Dutch federation president Michael Van Praag has demanded that Sepp Blatter quit as president of world federation FIFA when his current term of office ends next year.
Van Praag, with his comments, indicated he had accepted the role of European challenger to Blatter at the election congress in May 2015.
This would also signal that UEFA’s own president, Michel Platini, will not stand for a role which was once considered his to claim.
Blatter, who remains the odds-on favourite, has been telling conferences of all the regional confederations here in Sao Paulo, that he is willing to stand next year for a fifth term in an office he took over in 1998 by defeating UEFA president Lennart Johansson in an election in Paris.
Van Praag, in an interview with Dutch media, said: “The image of FIFA has deteriorated after everything that has happened in recent years. Few take FIFA seriously, and no matter how you look at it, Blatter is ultimately responsible.
“The elections for the president of FIFA are not until next year but it’s good that Europe should be prepared and speak with one voice.”
Van Praag is a senior member of the UEFA executive committee.
Europeans were the first six presidents of FIFA starting in 1904 with Robert Guerin (France) and then with Daniel Woolfall (England), Jules Rimet (France), Rodolfe Seeldrayers (Belgium), Arthur Drewry then Sir Stanley Rous (both England).
Brazilian Joao Havelange ousted Rous in 1974 and reigned for 24 years before retiring and being succeeded by Blatter who had been his general secretary.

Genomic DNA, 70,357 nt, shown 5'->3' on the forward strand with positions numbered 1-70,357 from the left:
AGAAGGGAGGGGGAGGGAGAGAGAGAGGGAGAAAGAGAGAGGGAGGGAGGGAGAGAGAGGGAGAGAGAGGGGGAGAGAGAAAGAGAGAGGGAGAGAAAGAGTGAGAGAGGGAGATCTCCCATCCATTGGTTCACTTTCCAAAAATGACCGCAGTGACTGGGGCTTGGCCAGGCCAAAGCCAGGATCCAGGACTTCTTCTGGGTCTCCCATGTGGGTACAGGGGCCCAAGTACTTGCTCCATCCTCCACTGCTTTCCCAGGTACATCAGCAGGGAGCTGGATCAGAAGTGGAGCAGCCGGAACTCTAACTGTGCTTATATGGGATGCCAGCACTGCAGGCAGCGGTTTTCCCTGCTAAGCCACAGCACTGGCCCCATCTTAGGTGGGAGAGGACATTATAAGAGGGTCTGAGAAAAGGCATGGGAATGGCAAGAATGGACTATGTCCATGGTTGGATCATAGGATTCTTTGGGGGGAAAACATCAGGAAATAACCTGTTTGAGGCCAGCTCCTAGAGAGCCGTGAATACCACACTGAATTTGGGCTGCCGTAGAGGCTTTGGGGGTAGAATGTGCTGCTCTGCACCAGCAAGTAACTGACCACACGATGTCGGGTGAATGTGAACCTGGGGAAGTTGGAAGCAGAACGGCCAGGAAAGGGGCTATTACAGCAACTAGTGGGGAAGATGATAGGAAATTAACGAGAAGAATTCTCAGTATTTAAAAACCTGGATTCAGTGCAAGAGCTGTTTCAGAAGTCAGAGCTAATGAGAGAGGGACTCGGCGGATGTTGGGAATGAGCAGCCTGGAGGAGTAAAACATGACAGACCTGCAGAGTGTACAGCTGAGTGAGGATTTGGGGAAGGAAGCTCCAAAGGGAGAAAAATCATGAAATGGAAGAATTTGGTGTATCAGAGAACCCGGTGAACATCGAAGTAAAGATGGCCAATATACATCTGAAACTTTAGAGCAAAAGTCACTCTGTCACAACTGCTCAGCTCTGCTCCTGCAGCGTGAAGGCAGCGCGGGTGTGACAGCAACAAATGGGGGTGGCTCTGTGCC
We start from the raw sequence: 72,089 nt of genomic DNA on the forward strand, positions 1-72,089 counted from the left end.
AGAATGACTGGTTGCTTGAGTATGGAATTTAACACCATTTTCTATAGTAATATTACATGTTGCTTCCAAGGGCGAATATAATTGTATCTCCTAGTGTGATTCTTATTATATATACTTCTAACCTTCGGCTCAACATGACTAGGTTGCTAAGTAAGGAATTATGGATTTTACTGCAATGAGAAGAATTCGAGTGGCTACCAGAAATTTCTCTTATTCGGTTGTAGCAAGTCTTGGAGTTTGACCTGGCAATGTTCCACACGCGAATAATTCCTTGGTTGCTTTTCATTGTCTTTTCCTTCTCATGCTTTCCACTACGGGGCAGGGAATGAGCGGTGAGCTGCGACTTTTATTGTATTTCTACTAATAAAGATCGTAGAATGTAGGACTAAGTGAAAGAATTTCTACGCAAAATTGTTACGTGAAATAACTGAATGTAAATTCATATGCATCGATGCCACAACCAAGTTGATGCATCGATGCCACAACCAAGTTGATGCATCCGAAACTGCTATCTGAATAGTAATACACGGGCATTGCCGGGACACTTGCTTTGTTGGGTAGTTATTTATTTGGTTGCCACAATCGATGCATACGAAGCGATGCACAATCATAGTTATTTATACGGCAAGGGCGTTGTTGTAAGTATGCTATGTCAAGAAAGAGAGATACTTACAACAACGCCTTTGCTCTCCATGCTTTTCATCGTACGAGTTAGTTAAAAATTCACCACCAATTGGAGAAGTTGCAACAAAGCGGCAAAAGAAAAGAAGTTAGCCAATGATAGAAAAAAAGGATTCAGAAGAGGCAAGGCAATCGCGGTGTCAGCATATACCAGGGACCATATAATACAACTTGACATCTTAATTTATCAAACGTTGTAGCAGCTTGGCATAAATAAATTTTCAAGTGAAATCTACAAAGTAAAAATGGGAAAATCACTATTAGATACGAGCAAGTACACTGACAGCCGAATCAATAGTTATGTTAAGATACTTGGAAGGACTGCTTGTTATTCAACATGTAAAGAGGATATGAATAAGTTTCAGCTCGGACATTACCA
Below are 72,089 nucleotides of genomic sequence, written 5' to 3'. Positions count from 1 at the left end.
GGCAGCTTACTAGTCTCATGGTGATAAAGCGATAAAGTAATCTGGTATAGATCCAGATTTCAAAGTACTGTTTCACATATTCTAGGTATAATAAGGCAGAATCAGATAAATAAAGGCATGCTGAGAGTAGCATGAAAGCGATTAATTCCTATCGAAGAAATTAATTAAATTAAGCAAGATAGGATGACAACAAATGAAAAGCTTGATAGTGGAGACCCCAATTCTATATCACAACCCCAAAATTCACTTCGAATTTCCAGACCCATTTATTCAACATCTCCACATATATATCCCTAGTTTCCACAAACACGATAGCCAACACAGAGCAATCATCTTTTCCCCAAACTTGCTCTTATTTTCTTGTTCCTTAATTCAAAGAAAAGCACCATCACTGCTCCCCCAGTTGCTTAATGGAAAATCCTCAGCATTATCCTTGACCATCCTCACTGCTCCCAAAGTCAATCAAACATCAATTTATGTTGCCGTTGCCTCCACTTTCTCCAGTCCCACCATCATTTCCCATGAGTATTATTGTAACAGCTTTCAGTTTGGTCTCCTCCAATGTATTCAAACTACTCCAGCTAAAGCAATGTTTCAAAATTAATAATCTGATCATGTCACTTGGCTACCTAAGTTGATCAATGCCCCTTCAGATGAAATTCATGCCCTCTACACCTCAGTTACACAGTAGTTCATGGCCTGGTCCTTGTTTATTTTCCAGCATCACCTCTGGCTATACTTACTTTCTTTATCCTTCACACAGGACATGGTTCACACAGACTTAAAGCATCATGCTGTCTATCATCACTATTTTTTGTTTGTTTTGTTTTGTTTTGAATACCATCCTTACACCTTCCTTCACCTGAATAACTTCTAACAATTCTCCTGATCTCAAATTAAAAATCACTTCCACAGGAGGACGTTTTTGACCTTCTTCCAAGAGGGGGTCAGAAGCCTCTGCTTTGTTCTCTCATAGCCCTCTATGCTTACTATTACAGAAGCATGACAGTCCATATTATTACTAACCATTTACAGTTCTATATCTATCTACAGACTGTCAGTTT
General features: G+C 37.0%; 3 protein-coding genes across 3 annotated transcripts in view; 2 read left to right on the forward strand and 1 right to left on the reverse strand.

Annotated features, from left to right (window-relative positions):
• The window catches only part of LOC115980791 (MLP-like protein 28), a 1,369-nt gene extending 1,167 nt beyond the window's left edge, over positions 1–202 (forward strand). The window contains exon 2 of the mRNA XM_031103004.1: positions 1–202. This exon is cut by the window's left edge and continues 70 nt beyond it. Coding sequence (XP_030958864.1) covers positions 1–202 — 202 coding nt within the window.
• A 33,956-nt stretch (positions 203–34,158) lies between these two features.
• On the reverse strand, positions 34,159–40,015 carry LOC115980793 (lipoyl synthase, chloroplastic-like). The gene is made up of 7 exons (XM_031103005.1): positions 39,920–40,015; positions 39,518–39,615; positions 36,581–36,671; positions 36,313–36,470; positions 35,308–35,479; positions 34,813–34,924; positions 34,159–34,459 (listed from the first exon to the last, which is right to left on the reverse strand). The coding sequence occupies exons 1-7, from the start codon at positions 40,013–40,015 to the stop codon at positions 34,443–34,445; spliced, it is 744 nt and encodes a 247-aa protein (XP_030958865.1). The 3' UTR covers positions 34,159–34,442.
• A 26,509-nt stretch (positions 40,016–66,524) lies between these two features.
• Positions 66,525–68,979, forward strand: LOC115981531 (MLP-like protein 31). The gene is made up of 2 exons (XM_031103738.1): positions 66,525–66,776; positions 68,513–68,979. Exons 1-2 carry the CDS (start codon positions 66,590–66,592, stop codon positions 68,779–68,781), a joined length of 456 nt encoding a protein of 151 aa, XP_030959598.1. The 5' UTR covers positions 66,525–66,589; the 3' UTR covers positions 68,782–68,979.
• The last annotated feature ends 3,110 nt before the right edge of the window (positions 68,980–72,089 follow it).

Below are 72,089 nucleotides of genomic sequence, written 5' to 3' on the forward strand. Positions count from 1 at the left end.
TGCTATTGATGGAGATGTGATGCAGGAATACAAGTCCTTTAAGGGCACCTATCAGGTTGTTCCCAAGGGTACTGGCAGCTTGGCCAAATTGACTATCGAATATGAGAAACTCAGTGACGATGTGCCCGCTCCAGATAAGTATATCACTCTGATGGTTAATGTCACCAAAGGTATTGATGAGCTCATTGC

Blatter was a marketing manager for Swiss timing fim Longines before being hand-picked for a FIFA development role by influential Adidas powerbroker Horst Dassler in 1975. He became FIFA development director before taking over as general secretary.
Europe’s attempts to oust sitting presidents in modern times have ended in dismal failure. Italian Antonio Matarrese was run out of sight by Havelange in 1994 and Cameroon’s Issa Hayatou was roundly defeated by Blatter in 2002.
Meanwhile Blatter continued his whistle-stop tour of confederations meetings ahead of FIFA Congress, promising World Cup ‘bonuses’ to the national associations and telling them his “will” to stay on as president of the world federation “burns as strongly as ever.”
So far only one man has declared himself formally as a candidate for the FIFA presidency, the former deputy general secretary Jerome Champagne.